Update: Creating the Big Picture for the WTC Site

At a reception hosted by CoreNet and Silverstein, preeminent developers, tenants and property managers of the WTC site discussed future plans, current signings and past successes on the leasing and development sides.

From left: Moss, Bow, Rubinstein, Bennis and Raynor

July 29, 2011
By Nicholas Ziegler, News Editor

It’s the currently the largest construction project in New York City, it’s approaching the ten-year anniversary of one of the most horrific events in this country’s history and now the World Trade Center is becoming one of the hottest areas in the city’s real estate market. At a reception hosted by the CoreNet Global NYC chapter and Silverstein Properties Inc., some of the preeminent developers, tenants and property managers of the WTC site spoke on Thursday evening about the future of what Downtown could look like.

Tom Bow, senior vice president of leasing for The Durst Organization, Inc., and Jeremy Moss, senior vice president of leasing for Silverstein Properties, represented the management side, focusing on the fact that 7 World Trade Center is more than 90 percent leased and designed to LEED Gold standard.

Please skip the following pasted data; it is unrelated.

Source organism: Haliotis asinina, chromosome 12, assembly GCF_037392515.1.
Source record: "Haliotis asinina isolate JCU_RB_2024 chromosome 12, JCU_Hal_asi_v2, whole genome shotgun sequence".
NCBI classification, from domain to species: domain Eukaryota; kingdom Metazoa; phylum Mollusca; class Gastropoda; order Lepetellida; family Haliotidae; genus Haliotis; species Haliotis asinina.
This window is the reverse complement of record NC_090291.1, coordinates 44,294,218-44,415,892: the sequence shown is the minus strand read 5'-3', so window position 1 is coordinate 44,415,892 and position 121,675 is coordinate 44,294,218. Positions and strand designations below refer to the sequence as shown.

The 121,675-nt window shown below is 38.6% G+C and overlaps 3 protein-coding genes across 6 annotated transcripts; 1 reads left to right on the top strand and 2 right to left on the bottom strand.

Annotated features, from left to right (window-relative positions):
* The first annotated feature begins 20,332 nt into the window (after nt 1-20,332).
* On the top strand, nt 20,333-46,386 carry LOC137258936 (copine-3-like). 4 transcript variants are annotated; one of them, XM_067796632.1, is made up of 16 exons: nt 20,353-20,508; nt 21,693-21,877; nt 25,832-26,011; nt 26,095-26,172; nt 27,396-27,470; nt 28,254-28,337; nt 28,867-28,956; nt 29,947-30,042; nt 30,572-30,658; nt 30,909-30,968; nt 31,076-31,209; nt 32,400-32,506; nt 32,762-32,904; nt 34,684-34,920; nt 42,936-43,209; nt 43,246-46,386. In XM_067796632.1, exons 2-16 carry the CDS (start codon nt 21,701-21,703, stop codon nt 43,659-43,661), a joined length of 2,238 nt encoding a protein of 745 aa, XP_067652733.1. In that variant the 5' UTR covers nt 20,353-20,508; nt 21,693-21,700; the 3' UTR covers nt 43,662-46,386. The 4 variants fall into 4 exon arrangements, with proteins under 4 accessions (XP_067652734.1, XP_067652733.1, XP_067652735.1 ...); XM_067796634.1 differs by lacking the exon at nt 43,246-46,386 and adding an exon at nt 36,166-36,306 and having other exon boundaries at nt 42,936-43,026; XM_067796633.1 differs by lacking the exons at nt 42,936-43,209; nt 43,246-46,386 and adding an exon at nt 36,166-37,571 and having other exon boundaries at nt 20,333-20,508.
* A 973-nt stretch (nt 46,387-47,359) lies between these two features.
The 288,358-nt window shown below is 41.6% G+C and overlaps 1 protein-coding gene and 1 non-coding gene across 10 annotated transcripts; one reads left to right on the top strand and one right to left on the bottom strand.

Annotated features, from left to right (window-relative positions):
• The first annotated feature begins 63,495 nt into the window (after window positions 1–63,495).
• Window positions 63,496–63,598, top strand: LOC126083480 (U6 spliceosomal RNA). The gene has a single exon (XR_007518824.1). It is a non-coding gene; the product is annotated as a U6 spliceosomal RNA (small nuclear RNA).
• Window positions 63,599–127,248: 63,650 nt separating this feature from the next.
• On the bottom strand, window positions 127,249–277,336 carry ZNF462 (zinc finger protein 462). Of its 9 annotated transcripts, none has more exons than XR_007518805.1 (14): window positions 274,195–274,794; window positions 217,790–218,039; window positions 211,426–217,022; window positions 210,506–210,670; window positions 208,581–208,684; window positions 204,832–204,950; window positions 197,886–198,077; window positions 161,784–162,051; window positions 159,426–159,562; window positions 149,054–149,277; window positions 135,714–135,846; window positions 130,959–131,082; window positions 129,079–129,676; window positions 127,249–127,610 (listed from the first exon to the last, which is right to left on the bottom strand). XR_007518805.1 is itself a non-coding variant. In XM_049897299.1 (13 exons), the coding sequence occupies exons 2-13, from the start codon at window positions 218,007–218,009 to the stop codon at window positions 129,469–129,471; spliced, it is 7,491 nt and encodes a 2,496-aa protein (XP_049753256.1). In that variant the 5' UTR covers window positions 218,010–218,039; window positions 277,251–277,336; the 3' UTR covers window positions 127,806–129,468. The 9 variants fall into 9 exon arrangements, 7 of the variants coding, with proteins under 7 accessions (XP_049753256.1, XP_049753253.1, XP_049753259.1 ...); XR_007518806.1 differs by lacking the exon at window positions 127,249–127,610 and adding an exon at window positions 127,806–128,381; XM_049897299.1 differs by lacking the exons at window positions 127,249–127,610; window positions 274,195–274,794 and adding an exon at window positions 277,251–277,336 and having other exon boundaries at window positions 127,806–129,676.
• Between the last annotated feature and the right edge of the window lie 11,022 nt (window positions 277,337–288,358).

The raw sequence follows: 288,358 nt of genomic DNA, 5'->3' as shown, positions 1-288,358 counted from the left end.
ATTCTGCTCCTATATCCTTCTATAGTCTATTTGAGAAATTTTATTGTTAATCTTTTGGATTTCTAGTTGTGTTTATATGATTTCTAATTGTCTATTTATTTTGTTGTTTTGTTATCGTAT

And the rapidly filling occupancy of the still-under-construction buildings is due, in no small part, to the signing of Condé Nast’s 1-million-square-foot lease this past May at 1 World Trade Center, which opened the door for firms outside of the traditional Downtown milieu of financial-services firms to enter. According to Cushman & Wakefield, the 1 WTC building is more than one-third filled more than three years before the first occupancy is scheduled. “The decision [for other firms] to move in has been alleviated a bit by Condé Nast’s signing,” panel moderator Marcus Raynor, a principal with CresaPartners, said.

On the tenant side, Robert Bennis, managing director of real estate and building services for Condé Nast and Ellis Rubenstein, president and CEO of the New York Academy of Sciences, represented two of the featured leasing firms. The academy’s signing for 7 WTC came in December 2005. “[7 World Trade Center] was and is a place for vision,” Rubenstein said of the decision to move to the new site. “The place gives the staff a feeling of being special.” And the publisher will move into space at the still-being-sold 1 WTC site in either 2014 or 2015, according to prior reports.

Balancing security and the hordes of tourists with tenants’ business needs is going to be a challenging task, with the 9/11 Memorial slated to open to the public on September 12, 2011. “The site is a representation of a terrible event and the memory needs to be kept alive,” Bennis said. “It’s not just a tourist area, and we needed an office space that could adapt.”